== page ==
For most of 1983-1984 Smith was a full time member of Siouxsie and the Banshees. He played on their live Nocturne album and their Hyaena album. He also formed a side project called The Glove with Siouxsie drummer, Steve Severin. They Glove released one album, Blue Sunshine. At the same time, The Cure, now a duo consisting of Smith and Tolhurst (who was now playing keyboards instead of drums) released an album intended for the Japanese market only titled Japanese Whispers containing the songs "Let’s Go to Bed", "The Walk" and "The Lovecats", but their record company decided to release it worldwide
When Smith turned his full focus back to The Cure again, their musical direction changed from minimal punk-tinged pop to a more lush, moody, and at times what some might call dirge-like music. Their next album, 1984’s The Top was actually considered quite psychedelic. Smith played all of the instruments (except drums and saxophone) on the album. The album was another Top 10 in the U.K., and finally broke the Top 100 in the United States. The band again went on a worldwide tour with a rotating cast of member. A roadie on the tour got Smith and Gallup talking again, and the two reconciled. Gallup rejoined, so did Porl Thompson and there was a new drummer, Boris Williams along with Smith and Tolhurst rounding out the band.
Their next album The Head on the Door, was released in 1985 and contained a mix of both optimistic and pessimistic songs. The album reached #7 in the U.K., and #59 in the United States. Two singles from the album, "In Between Days" and "Close to Me" became smash international hits. There was another world tour.
Next the band released a compilation album Standing on a Beach (in 3 different formats each with a different name and different track listings). The singles "Boys Don’t Cry", "Let’s Go to Bed" and "Charlotte Sometimes" were re-released. The band also released a videotape and laser disc format containing music videos for each song on the album and called it Staring at the Sea. They toured in support of the compilation album. They also released a live videotape of one of the shows on the tour that was filmed in the south of France called The Cure in Orange. The band was now very popular in Europe and had a long history of hitmaking there, but had remained a cult-status band in the United States until this compilation album hit the scene. From there they gained steam in the U.S. and this album reached the Top 50 there.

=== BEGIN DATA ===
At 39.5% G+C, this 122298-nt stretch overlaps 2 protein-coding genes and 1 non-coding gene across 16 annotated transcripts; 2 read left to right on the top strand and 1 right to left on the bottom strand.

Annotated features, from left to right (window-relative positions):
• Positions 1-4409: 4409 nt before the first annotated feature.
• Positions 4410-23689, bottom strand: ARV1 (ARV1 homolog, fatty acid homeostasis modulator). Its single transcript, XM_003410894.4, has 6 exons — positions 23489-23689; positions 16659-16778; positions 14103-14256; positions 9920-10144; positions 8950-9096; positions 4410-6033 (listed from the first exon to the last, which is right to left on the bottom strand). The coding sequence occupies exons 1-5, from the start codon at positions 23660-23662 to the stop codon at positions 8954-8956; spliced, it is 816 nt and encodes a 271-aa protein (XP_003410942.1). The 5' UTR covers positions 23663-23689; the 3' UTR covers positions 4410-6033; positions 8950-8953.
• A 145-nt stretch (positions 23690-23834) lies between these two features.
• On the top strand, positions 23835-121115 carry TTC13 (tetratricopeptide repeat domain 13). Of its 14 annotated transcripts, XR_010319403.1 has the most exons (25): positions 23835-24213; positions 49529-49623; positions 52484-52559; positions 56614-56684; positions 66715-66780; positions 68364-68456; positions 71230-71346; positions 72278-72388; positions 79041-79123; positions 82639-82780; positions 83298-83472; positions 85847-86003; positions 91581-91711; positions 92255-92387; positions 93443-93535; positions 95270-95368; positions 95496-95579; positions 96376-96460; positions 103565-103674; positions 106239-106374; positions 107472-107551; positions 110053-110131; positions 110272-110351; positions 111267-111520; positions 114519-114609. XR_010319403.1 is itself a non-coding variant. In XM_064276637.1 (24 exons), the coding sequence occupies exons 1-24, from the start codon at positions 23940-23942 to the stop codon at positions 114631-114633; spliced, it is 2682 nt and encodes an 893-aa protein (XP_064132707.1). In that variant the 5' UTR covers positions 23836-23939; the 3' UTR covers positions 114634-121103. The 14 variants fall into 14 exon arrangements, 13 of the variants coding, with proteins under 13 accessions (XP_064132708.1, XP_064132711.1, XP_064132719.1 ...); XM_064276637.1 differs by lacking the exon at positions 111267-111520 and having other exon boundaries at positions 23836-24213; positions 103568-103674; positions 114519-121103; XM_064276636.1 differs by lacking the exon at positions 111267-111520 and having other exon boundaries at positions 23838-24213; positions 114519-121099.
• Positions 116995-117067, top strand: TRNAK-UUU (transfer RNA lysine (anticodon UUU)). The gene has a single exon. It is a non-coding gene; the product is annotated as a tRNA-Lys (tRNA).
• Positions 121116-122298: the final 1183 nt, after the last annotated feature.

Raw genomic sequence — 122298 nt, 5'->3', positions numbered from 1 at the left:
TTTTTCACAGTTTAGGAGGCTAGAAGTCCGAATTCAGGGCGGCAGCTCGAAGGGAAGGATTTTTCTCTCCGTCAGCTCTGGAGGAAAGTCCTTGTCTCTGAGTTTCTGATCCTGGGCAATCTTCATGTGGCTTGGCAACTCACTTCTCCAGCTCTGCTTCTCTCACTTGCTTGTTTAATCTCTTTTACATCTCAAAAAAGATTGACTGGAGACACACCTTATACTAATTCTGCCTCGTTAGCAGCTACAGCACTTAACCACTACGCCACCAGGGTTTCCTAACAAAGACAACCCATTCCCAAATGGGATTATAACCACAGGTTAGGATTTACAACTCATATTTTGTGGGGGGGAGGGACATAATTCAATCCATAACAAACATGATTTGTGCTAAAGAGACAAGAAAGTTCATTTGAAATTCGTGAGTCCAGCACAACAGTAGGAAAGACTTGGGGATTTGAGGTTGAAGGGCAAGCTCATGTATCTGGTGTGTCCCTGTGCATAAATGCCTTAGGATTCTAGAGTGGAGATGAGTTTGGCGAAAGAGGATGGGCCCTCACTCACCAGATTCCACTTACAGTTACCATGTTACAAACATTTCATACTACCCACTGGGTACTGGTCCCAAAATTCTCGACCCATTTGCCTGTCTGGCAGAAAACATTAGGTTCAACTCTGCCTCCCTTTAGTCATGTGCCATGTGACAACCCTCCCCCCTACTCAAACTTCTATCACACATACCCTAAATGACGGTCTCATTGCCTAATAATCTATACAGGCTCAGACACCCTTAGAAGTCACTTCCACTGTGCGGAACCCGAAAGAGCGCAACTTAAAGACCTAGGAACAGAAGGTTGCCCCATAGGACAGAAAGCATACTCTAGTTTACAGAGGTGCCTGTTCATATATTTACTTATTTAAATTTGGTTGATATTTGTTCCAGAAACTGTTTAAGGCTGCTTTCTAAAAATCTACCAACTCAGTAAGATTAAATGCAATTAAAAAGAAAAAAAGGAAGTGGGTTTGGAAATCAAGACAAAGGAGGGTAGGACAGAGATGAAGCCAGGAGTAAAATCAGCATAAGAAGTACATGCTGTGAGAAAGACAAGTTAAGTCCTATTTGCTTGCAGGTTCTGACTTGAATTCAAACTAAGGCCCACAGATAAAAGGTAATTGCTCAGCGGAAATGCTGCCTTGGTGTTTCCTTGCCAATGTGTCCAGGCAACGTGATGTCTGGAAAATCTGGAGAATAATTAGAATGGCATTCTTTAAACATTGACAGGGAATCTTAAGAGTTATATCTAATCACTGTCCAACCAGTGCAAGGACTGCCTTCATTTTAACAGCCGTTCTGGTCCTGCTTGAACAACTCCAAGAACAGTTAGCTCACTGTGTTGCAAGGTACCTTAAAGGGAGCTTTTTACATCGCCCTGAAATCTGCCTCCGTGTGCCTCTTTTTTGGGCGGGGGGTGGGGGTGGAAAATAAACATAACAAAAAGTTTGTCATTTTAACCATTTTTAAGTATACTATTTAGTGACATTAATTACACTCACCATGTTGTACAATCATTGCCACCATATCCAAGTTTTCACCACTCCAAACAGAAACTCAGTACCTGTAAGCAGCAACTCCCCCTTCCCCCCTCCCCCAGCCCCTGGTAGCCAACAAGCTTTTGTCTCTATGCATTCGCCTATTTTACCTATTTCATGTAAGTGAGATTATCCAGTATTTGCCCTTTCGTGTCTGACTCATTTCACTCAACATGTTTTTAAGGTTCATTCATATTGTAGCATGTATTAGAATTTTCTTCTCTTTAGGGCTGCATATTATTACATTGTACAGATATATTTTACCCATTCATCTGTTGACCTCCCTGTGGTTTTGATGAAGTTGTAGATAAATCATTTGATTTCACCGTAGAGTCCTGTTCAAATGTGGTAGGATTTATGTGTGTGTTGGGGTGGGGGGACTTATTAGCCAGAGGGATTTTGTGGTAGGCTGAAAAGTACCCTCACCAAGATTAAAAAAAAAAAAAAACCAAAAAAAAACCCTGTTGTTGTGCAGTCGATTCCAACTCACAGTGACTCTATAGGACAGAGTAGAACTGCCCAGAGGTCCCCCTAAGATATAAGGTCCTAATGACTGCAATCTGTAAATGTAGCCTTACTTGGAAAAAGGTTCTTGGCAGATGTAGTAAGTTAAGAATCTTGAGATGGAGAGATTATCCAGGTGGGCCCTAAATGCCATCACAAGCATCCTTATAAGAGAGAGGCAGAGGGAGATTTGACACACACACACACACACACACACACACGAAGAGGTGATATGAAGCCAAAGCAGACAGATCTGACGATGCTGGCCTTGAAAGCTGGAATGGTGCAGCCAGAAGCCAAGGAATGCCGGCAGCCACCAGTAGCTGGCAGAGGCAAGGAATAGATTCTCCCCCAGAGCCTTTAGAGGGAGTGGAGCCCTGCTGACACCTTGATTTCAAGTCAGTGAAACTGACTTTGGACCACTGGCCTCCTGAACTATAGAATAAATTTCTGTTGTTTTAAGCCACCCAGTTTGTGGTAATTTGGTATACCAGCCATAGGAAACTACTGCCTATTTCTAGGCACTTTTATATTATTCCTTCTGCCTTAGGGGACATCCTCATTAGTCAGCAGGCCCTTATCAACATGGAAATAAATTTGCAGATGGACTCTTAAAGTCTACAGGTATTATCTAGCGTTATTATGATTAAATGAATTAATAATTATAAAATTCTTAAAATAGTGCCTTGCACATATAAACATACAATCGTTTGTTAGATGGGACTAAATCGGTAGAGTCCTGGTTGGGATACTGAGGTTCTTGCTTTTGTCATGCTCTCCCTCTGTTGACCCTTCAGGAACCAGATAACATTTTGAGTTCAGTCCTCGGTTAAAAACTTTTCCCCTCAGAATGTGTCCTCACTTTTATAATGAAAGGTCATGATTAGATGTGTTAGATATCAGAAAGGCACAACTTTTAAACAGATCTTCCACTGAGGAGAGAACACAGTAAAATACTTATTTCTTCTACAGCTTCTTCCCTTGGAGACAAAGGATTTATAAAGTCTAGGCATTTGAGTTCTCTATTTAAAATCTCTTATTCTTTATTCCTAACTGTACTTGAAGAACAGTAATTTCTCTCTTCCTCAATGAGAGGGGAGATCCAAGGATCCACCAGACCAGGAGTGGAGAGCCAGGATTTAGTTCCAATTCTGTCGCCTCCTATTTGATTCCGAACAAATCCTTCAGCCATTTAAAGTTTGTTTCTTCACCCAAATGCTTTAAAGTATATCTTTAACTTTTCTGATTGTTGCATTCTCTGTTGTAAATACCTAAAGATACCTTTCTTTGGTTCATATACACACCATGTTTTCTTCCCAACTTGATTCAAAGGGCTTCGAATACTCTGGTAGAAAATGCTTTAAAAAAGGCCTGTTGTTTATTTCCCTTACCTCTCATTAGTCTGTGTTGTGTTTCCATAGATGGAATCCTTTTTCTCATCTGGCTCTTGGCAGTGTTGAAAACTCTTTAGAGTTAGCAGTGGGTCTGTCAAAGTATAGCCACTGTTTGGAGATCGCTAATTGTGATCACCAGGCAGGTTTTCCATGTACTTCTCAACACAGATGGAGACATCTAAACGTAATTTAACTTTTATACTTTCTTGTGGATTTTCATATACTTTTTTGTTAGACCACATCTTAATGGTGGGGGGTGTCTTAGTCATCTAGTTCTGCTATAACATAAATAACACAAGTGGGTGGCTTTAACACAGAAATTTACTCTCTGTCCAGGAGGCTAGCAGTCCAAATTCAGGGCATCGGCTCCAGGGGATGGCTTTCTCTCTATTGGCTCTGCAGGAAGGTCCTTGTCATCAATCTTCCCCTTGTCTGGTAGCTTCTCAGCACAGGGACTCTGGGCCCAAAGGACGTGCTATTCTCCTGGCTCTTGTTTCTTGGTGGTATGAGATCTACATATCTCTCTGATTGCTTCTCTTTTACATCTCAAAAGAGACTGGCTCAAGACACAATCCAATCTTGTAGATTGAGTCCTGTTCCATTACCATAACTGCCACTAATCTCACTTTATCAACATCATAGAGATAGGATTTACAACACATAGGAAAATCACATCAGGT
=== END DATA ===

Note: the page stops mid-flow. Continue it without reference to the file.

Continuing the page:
The Cure released a double album in 1987 called "Kiss Me, Kiss Me, Kiss Me" which spawned the hits "Why Can’t I Be You", "Just Like Heaven", "Hot, Hot, Hot!!!". It was a smash album reaching the Top 10 in many European countries and the first of their albums to enter the Top 40 in the United States. "Just Like Heaven" became their biggest single to date in the U.S. and cracked the Billboard Top 40.
In 1989 they released their next album Disintegration. It entered the U.K. charts at #3 and reached #12 in the U.S. It spawned a series of hits including "Fascination Street", "Lullaby", "Lovesong" and "Pictures of You" . "Lovesong" reached #2 on the mainstream American pop charts becoming the only Cure song to reach the US Top 10.
By this time Tolhurst had developed an alcohol problem, and the band gave Smith an ultimatum that either Tolhurst would have to go, or else the rest of the band would quit. In 1989 Tolhurst’s departure was announced. Roger O’Donnell joined in his place. Smith was now the only remaining founding member in the band. The band embarked on a tour, and for the first time The Cure were playing stadiums in the United States. They also performed "Just Like Heaven" at the 1989 MTV Video Music Awards in Los Angeles, California.
O’Donnell was short-lived and by May 1990 he quit the band and was replaced by one of the band’s guitar technicians, Perry Bamonte. In November the band released a collection of remixes called Mixed Up. It did not do very well. "Never Enough" was released as a single.